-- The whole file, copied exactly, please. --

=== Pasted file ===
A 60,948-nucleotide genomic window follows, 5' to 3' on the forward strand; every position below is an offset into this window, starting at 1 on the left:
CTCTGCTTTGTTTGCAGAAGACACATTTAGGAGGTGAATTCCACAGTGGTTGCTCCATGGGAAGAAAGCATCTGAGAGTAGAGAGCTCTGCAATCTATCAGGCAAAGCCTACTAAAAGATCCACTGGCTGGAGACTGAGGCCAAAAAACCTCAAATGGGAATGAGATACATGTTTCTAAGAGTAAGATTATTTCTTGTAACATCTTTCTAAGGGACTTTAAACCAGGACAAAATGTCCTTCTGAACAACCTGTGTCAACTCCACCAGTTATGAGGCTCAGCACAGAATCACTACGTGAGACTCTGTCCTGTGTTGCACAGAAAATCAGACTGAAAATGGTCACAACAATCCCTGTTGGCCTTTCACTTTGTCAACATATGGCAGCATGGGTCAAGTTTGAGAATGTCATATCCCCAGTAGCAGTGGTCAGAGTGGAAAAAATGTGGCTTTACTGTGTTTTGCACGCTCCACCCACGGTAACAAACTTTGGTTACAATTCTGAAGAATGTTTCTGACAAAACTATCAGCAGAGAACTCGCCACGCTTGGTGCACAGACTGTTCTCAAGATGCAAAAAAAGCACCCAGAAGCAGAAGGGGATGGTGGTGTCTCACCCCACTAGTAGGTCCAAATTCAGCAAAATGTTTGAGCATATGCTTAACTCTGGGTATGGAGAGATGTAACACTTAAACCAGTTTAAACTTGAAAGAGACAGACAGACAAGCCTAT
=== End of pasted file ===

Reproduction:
A 60,948-nucleotide genomic window follows, 5' to 3' on the forward strand; every position below is an offset into this window, starting at 1 on the left:
CTCTGCTTTGTTTGCAGAAGACACATTTAGGAGGTGAATTCCACAGTGGTTGCTCCATGGGAAGAAAGCATCTGAGAGTAGAGAGCTCTGCAATCTATCAGGCAAAGCCTACTAAAAGATCCACTGGCTGGAGACTGAGGCCAAAAAACCTCAAATGGGAATGAGATACATGTTTCTAAGAGTAAGATTATTTCTTGTAACATCTTTCTAAGGGACTTTAAACCAGGACAAAATGTCCTTCTGAACAACCTGTGTCAACTCCACCAGTTATGAGGCTCAGCACAGAATCACTACGTGAGACTCTGTCCTGTGTTGCACAGAAAATCAGACTGAAAATGGTCACAACAATCCCTGTTGGCCTTTCACTTTGTCAACATATGGCAGCATGGGTCAAGTTTGAGAATGTCATATCCCCAGTAGCAGTGGTCAGAGTGGAAAAAATGTGGCTTTACTGTGTTTTGCACGCTCCACCCACGGTAACAAACTTTGGTTACAATTCTGAAGAATGTTTCTGACAAAACTATCAGCAGAGAACTCGCCACGCTTGGTGCACAGACTGTTCTCAAGATGCAAAAAAAGCACCCAGAAGCAGAAGGGGATGGTGGTGTCTCACCCCACTAGTAGGTCCAAATTCAGCAAAATGTTTGAGCATATGCTTAACTCTGGGTATGGAGAGATGTAACACTTAAACCAGTTTAAACTTGAAAGAGACAGACAGACAAGCCTAT